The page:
A look into history

Yukon Railroad Museum founders appear in tinted train windows

The front doors of the Yukon Railroad Museum show images of founders John Knuppel (left) and Jack Austerman. (Photo by Robert Medley)

By Robert Medley
Senior Staff Writer

On the front doors of a train box car that is used as a railroad museum are new window-tintings that depict the museum’s founders.

At Third Street and Cedar Avenue, the Yukon Railroad Museum is inside the car.

The likeness of John Knuppel is on a modern, swinging door where visitors can delve into Yukon’s railroad past on Thursdays and Saturdays with volunteers who give tours and information.

Seen on the front door to the right of Knuppel is a nearly life-size depiction of Jack Austerman, 94, who still visits the museum regularly.

Knuppel and Austerman founded the railroad museum in 1991. Knuppel died in 2020.

Another rail car on the grounds is used as the Yukon Historical Museum and it has new window tintings too.

Both museums preserve the histories of the Rock Island Railroad and the Union Pacific Railroad over the past century in Yukon.

On one of the museum windows with new tinting is the name of famous Yukon cowboy actor, Dale Robertson.

Another window shows a silhouette of a woman sipping a cup of something with a young girl seated with her.

On one tinted window are the words, “Chisholm Trail,” referring to the historic cattle trail that crossed through Yukon in the 1800s.

“We’ve got Grady the Cow,” said Yukon Historical Society President Alan Ridgeway, pointing to the name of the cow once stuck in a silo that made national news with a dateline of Yukon.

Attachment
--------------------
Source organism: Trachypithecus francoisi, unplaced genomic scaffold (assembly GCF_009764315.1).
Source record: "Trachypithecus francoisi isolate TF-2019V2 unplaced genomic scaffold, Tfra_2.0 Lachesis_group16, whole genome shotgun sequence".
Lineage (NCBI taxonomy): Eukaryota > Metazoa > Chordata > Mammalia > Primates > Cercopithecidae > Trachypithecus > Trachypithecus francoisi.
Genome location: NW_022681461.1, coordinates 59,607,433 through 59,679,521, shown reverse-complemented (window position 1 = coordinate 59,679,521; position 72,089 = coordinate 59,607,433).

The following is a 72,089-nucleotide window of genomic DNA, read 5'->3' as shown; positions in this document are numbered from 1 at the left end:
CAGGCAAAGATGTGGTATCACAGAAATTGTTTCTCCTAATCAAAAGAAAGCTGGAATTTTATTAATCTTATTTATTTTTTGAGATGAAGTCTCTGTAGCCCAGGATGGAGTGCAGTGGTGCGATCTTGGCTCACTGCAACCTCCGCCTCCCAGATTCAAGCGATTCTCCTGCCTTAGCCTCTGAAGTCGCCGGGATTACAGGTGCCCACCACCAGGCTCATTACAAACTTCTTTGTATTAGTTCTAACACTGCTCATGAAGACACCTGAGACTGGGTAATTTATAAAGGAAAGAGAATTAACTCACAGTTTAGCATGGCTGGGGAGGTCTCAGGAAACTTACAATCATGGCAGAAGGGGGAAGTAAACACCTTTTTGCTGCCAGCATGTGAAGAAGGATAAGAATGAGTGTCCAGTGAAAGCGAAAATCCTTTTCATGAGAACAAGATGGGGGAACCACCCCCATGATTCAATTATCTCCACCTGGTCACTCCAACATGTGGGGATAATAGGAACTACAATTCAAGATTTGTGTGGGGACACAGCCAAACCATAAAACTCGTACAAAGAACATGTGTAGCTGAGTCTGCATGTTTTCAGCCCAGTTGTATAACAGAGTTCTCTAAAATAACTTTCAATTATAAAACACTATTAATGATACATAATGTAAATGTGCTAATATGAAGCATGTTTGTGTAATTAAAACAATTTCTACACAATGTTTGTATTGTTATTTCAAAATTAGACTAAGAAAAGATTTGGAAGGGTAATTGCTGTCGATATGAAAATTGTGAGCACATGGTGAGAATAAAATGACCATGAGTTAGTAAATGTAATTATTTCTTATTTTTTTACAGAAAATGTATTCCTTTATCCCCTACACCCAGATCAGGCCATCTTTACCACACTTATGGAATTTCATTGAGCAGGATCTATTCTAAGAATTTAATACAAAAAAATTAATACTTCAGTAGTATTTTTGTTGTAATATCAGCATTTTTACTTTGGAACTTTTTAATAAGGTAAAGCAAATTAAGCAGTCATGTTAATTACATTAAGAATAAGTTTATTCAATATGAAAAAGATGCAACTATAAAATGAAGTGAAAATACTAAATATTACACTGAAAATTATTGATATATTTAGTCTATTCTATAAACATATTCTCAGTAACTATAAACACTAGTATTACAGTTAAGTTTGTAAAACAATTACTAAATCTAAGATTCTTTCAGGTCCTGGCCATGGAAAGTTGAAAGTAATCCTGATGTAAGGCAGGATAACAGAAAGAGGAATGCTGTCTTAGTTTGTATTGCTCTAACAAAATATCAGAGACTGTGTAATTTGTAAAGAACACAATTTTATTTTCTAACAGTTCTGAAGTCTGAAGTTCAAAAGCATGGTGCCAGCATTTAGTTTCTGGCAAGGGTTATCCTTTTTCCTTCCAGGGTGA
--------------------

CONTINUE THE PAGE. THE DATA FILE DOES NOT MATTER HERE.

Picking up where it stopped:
The story is a famous one in Yukon.

Yukon Historical Society Vice President Doug Barnes (left) and President Alan Ridgeway stand at the front doors of the box car that is used as the Yukon Railroad Museum where the likeness of founders John Knuppel and Jack Austerman can be seen in window-tinted prints. (Photo by Robert Medley)


The Yukon Historical Society’s window-tinting project is not just for decoration as seen from outside the train cars, but it helps for inside the museums.

“Basically, what we did was we tried to eliminate the miniblinds that are replaced all the time,” Ridgeway explained. “We put this up here to cut down on reflection, and it makes it a lot more appealing too.”

The window-tinting is made of aluminum with a digital print over it, he explained.

A railroad “chair” car houses the Yukon Historical Museum.

“We have a picture of what it looked like back in the ‘20s,” Ridgeway said.

Doug Barnes, vice president of the Yukon Historical Society, gave a tour recently of the museum complex – which includes the E.R. Berousek Farm Museum, Yukon Historical Museum and Yukon Railroad Museum.

The museums are open 1 p.m. to 4 p.m. on Thursdays and from 11 a.m. to 3 p.m. on Saturdays.

For an appointment to tour the museums, call the Yukon Historical Society at (405) 902-8785.

Yukon Historical Society Vice President Doug Barnes (left) and President Alan Ridgeway stand near the Yukon Museum chair car where the windows and doors have new window-tinting images of historic Yukon. (Photo by Robert Medley)